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Investment at What Cost?

By Burma Partnership  •  November 11, 2013

rtr3eyw0_0The re-engagement of Burma with the global, free market economy has created opportunities, hope and great potential.  Yet with this re-engagement come significant pitfalls, human rights abuses and the legitimization of past abuses being two of the more serious.  All foreign investment must be scrutinized and held to the highest standards in order to avoid either of the above mentioned dangers.  Specifically, business ties to any cronies of the Burma Army or perpetrators of human rights abuses must not be tolerated and land confiscation associated with this increased business engagement must end.

On 7 November, 37 civil society organizations sent a letter to President Barack Obama asking him to update the US Specially Designated Nationals list for Burma.  The list is a US Treasury Department list of individuals and companies barred from having financial or business ties to the United States.  These individual and companies were barred due to their ties to the military regime, serious human rights abuses, corruption and the selling of weapons to North Korea.  This list has remained basically unchanged since 2009; this is despite the ongoing corruption in the country and the very serious human rights violations that have occurred.  The US itself acknowledges that the list is out of date, as evidenced by diplomatic cables leaked in 2009 where the US embassy in Rangoon noted that “many of the real perpetrators of human rights abuses or those who provide significant support to the regime are not yet targeted.”  An updating of the list and a systematic way of adding and removing names are of immediate importance.  To date the US government has been more concerned with establishing economic ties and a revised list could cause complications for US businesses.  This is a sad state of affairs when economic interests trump basic human rights.

One of the most frequent human rights violations that this list would target and one which is increasingly occurring in Burma is land confiscation.  Burma Partnership has released a briefer highlighting the seriousness of this on-going problem.  The increase in foreign investment, the liberalization of the economy, and lack of rule of law generally, including both appropriate legislation and an independent judiciary, have resulted in land confiscation on an endemic scale. The government of Burma has responded to this growing problem with inadequate laws and is currently viewed more as an obstacle than a part of the solution.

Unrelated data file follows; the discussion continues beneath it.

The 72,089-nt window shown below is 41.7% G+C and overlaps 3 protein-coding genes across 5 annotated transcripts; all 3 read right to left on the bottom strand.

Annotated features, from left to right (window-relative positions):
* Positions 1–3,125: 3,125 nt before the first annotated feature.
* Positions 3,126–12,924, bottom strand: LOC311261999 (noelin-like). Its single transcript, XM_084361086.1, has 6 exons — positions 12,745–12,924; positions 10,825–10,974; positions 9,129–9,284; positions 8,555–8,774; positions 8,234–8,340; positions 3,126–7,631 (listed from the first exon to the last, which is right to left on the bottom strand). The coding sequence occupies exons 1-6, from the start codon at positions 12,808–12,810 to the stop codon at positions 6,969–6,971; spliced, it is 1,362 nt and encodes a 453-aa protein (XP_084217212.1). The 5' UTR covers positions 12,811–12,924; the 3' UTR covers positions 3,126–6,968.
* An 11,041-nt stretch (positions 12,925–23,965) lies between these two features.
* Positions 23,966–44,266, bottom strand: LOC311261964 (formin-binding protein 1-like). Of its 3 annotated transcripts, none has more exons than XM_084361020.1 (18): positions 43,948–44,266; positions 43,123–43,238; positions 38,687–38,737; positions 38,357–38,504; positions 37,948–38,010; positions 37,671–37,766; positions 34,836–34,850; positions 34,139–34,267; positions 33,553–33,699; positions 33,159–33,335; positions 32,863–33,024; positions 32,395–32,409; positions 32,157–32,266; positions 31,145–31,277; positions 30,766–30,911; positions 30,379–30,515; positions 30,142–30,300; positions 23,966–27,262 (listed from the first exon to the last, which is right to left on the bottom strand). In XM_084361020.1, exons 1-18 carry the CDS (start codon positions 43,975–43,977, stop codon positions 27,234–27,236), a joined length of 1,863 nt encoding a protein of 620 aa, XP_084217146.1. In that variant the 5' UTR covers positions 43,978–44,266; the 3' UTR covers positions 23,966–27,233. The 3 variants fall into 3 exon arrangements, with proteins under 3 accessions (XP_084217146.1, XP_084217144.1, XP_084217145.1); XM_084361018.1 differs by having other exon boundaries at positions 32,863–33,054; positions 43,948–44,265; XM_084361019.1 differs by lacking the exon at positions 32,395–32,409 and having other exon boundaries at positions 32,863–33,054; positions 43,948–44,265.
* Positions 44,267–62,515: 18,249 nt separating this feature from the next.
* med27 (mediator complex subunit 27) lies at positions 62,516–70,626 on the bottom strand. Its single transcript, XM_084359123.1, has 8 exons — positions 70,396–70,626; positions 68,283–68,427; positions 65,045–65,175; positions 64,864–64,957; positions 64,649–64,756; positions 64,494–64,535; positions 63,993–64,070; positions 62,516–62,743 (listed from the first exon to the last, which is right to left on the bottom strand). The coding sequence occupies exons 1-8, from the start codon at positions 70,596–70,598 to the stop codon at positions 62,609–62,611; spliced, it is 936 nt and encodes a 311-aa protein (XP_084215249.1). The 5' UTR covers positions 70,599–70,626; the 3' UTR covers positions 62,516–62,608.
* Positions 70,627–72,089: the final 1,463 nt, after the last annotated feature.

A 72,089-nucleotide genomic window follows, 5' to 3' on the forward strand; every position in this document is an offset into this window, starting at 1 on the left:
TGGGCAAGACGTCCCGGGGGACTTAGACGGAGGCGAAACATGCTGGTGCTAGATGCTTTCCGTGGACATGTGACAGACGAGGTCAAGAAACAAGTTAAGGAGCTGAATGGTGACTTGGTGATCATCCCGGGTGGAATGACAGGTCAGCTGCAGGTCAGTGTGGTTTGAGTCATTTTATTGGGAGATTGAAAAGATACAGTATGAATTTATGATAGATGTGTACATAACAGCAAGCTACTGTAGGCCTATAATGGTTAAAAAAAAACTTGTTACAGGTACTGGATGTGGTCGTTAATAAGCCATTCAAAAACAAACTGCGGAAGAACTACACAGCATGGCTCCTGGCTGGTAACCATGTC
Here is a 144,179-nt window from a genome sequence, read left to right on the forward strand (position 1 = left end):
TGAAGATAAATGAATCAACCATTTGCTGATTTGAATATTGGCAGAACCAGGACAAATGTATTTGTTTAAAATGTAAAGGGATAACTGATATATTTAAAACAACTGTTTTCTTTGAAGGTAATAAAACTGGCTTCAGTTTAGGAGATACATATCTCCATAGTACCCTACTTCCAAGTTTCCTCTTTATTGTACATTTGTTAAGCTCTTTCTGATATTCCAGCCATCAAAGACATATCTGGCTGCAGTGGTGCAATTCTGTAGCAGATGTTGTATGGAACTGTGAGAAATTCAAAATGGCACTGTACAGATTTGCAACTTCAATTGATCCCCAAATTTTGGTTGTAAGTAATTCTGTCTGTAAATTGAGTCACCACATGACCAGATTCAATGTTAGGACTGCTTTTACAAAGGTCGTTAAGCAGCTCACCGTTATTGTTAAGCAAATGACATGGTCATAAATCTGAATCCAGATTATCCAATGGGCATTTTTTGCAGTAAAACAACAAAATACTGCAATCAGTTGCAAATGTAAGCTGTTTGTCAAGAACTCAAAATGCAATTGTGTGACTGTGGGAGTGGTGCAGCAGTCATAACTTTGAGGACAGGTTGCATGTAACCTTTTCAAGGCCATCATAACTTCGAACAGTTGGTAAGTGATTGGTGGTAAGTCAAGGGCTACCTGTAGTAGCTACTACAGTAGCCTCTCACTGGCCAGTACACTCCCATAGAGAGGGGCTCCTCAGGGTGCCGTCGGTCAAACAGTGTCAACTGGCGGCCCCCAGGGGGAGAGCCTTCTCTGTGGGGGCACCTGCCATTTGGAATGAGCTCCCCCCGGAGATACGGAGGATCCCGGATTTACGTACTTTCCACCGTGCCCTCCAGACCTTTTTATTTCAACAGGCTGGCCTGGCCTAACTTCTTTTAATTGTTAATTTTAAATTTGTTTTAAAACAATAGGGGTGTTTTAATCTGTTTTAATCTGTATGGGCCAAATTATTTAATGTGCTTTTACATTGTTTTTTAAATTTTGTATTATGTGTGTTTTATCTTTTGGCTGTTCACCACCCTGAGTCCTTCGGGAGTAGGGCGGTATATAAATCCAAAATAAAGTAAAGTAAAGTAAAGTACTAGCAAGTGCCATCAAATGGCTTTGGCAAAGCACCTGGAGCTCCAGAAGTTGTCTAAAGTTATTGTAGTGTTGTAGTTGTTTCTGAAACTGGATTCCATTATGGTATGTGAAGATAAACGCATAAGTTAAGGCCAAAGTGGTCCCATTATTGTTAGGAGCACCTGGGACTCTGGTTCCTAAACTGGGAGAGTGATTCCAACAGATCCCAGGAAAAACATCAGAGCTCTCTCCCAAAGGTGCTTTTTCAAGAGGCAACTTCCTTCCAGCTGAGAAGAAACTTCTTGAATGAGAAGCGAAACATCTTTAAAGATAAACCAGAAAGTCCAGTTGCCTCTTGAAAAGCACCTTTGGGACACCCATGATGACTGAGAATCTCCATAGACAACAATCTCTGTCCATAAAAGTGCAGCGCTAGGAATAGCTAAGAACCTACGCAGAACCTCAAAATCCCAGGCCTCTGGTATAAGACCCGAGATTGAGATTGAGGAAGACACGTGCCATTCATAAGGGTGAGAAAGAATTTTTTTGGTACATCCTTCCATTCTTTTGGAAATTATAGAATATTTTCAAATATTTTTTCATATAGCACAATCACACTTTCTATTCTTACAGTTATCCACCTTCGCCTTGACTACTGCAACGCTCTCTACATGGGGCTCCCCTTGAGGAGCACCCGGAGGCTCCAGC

In response to Oxfam’s campaign against land confiscation that is driven by food and drink companies, Coca Cola has committed to a “zero tolerance” policy on land confiscation throughout its supply chain.  This is welcome news after Coca Cola has re-entered Burma for the first time since 1962. The company has pledged to:

  • “Commit” to zero tolerance for land grabs
  • “Know and Show” risks related to land rights and land conflicts in their supply chains
  • Advocate for governments and others in the food industry to tackle land grabbing and to support responsible agriculture investment.

This is a positive development but it highlights the glaring inadequacies regarding land confiscation in Burma generally.  This is an individual commitment by a single company and has come after significant pressure by an international advocacy organization.  The fact that there isn’t an across the board commitment to a zero tolerance approach to land confiscation by all companies operating in Burma is unacceptable and the fact that in their current state, Burma’s domestic laws regarding land confiscation are unable to adequately deal with this violation is equally troubling.

Economic engagement with Burma must come with a strong emphasis on which actors companies are engaging with and what effect this engagement has.  Business done with past and present human rights violators, with corrupt officials, with those that have ties to one of the most oppressive governments of the past 60 years is indefensible. Business that results in land confiscation from some of the most oppressed people cannot be supported. Western economic engagement will continue, the question that needs to be asked is with whom and at what cost?

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